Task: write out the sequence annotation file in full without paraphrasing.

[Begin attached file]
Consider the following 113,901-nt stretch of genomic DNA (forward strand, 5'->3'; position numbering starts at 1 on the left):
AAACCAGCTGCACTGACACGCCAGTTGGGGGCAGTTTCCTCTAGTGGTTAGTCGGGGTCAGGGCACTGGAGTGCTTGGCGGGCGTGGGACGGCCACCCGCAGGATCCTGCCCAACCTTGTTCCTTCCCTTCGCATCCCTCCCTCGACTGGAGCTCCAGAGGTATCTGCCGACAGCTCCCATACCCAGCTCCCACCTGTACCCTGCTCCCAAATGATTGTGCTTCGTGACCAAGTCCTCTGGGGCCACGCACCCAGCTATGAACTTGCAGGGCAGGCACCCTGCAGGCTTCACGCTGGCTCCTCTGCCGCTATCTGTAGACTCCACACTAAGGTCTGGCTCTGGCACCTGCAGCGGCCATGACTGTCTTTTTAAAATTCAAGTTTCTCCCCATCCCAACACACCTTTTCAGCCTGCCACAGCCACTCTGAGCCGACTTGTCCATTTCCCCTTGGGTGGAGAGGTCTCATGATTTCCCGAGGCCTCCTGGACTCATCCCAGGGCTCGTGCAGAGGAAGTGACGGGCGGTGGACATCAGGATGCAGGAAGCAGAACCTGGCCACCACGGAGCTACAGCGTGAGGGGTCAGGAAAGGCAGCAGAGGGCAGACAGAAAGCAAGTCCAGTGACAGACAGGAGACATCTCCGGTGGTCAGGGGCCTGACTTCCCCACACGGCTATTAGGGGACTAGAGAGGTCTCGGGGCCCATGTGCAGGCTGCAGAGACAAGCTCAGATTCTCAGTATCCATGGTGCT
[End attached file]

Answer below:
Consider the following 113,901-nt stretch of genomic DNA (forward strand, 5'->3'; position numbering starts at 1 on the left):
AAACCAGCTGCACTGACACGCCAGTTGGGGGCAGTTTCCTCTAGTGGTTAGTCGGGGTCAGGGCACTGGAGTGCTTGGCGGGCGTGGGACGGCCACCCGCAGGATCCTGCCCAACCTTGTTCCTTCCCTTCGCATCCCTCCCTCGACTGGAGCTCCAGAGGTATCTGCCGACAGCTCCCATACCCAGCTCCCACCTGTACCCTGCTCCCAAATGATTGTGCTTCGTGACCAAGTCCTCTGGGGCCACGCACCCAGCTATGAACTTGCAGGGCAGGCACCCTGCAGGCTTCACGCTGGCTCCTCTGCCGCTATCTGTAGACTCCACACTAAGGTCTGGCTCTGGCACCTGCAGCGGCCATGACTGTCTTTTTAAAATTCAAGTTTCTCCCCATCCCAACACACCTTTTCAGCCTGCCACAGCCACTCTGAGCCGACTTGTCCATTTCCCCTTGGGTGGAGAGGTCTCATGATTTCCCGAGGCCTCCTGGACTCATCCCAGGGCTCGTGCAGAGGAAGTGACGGGCGGTGGACATCAGGATGCAGGAAGCAGAACCTGGCCACCACGGAGCTACAGCGTGAGGGGTCAGGAAAGGCAGCAGAGGGCAGACAGAAAGCAAGTCCAGTGACAGACAGGAGACATCTCCGGTGGTCAGGGGCCTGACTTCCCCACACGGCTATTAGGGGACTAGAGAGGTCTCGGGGCCCATGTGCAGGCTGCAGAGACAAGCTCAGATTCTCAGTATCCATGGTGCT